The Eighth Doctor regenerates in The Night of the Doctor

Reviewed: The Night of the Doctor

[pullquote align=right]These seven minutes not only cement the Eighth Doctor in the canon, they also tell us more about the Time War than Russell T Davies ever did.[/pullquote] Having spent three days wondering if the sight of Paul McGann as the Doctor, in moving pictures that weren’t recorded in early 1996 was real or the result of food poisoning, the time has come to review The Night of the Doctor.

The minisode – currently running on the BBC Red Button service and BBC iPlayer – is a mere 7 minutes long. McGann’s on-screen appearances as the Eighth Doctor are nothing if not short… oh, and loaded with quality.

McGann has long since been one of my favourite actors, since long before he was cast in Philip Segal’s brave-but-challenged attempt to get Doctor Who on air in the USA. His presence in that supposed failure (despite collecting  9.08 million viewers in the UK) single-handedly breathed new life into the show’s novels, Doctor Who Magazine‘s comic strip and features and later the Big Finish range.

The TV Movie may be widely dismissed as a failure, but it succeeded in billowing the embers of a sleeping television phenomenon long enough for Russell T Davies to take it by the scruff of the neck and bring it back in 2005.

In the intervening years the McGann Doctor became so much more than a Byron-esque wanderer, veering from paradox to destroyer of Gallifrey in the novels (long before Rose) a wily opponent avenging the death of Ace in the Doctor Who Magazine comic strip (one of the run’s greatest moments) and pitted against increasingly powerful Daleks time and again in the Big Finish audios – with eventually catastrophic consequences.

A return for the Sisterhood of Karn?All the time there has been this question, this nagging doubt, in the back of our minds: why didn’t Russell T Davies stick with Paul McGann? Couldn’t McGann return some day? Surely the BBC could create a Time War spin-off with McGann as the Doctor?

Well, the answer to the first question is obvious – RTD wanted his own Doctor, detached from the baggage that resulted in the show being left on the shelf for over five years before the BBC started looking at it again. The answers to the other questions are less clear – but at least the Eighth Doctor has finally, at last, stepped onto our screens in The Night of the Doctor.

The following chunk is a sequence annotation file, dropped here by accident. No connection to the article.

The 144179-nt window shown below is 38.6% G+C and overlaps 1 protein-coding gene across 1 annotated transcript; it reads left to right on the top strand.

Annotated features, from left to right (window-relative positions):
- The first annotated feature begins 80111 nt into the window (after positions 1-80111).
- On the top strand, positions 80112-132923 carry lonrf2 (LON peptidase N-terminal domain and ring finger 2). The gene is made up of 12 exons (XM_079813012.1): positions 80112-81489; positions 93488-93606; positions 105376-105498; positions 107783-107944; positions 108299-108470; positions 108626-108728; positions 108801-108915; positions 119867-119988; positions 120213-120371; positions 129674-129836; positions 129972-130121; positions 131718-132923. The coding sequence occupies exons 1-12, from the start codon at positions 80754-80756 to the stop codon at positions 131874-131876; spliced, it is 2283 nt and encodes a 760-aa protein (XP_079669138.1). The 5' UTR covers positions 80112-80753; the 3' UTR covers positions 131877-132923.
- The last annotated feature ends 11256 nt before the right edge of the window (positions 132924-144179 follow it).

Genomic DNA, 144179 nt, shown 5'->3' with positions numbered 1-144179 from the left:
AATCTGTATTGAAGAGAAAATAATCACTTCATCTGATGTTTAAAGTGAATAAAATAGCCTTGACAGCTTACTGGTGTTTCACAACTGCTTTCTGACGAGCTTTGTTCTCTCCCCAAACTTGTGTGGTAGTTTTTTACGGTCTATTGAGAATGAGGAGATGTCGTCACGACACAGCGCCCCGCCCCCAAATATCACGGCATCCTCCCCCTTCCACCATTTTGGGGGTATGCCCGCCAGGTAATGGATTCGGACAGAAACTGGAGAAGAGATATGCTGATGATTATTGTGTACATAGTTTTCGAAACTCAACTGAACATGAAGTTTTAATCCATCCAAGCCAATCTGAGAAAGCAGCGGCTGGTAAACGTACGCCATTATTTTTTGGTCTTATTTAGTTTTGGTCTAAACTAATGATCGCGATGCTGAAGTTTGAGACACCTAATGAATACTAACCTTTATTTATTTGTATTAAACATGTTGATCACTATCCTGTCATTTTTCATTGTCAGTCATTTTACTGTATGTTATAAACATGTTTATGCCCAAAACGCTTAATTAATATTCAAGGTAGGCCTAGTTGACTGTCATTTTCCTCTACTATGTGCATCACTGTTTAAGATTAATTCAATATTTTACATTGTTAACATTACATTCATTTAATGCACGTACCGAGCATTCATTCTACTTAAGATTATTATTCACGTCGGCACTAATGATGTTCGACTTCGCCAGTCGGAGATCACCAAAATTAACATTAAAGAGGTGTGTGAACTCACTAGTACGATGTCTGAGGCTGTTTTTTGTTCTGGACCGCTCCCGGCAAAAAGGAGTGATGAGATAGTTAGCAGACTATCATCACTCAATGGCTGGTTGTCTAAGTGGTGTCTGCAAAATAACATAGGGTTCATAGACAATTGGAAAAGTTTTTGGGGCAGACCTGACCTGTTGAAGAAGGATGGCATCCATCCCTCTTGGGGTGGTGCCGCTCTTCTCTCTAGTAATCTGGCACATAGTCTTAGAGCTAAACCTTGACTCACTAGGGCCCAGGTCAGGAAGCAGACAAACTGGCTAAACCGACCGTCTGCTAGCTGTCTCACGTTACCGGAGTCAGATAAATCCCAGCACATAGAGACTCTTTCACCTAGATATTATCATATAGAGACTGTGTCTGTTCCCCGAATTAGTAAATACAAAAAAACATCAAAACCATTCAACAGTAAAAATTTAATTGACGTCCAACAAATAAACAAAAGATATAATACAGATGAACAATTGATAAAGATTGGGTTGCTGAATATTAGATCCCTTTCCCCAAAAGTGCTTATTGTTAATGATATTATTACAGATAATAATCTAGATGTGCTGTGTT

Who know how long this Doctor has lived? We know from the dialogue that he is aware of the Time War but has so far avoided getting involved. It’s also apparent – thanks to a single line from Steven Moffat – that the Eighth Doctor presented here is the one who has had adventures in the Big Finish range. One simple dedication to his former companions validates the Eighth Doctor Adventures on audio (although it perhaps dismisses those of the BBC novels and DWM comic strips) and suddenly this man becomes so much more than a night in San Francisco.

Paul McGann is back – and it’s about time.

From the moment of his initial dialogue (“I’m a Doctor, but probably not the one you were expecting”) the minisode is a constant journey. We learn what people of the universe think of the Time War; we revisit Karn, and the Sisterhood, first seen in The Brain of Morbius in 1976; we get cutting sarcasm so perfectly delivered by Paul McGann… let’s be honest, we get one of the most significant episodes of Doctor Who since 1989. These seven minutes not only cement the Eighth Doctor in the canon (such as it is), they also tell us more about the Time War than Russell T Davies ever did (Rose and The Unquiet Dead aside).

Seven minutes is criminally short, of course. While the in-joke leading up to the Eighth Doctor’s regeneration (“Will it hurt?”) is wonderful, and the execution and subsequent revealing of the I, Claudius era John Hurt inspecting his War Doctor features memorable, the minisode perhaps fails in its main task in bringing the Eighth Doctor’s era to a close.

It’s left us all wanting more…

Doctor Who


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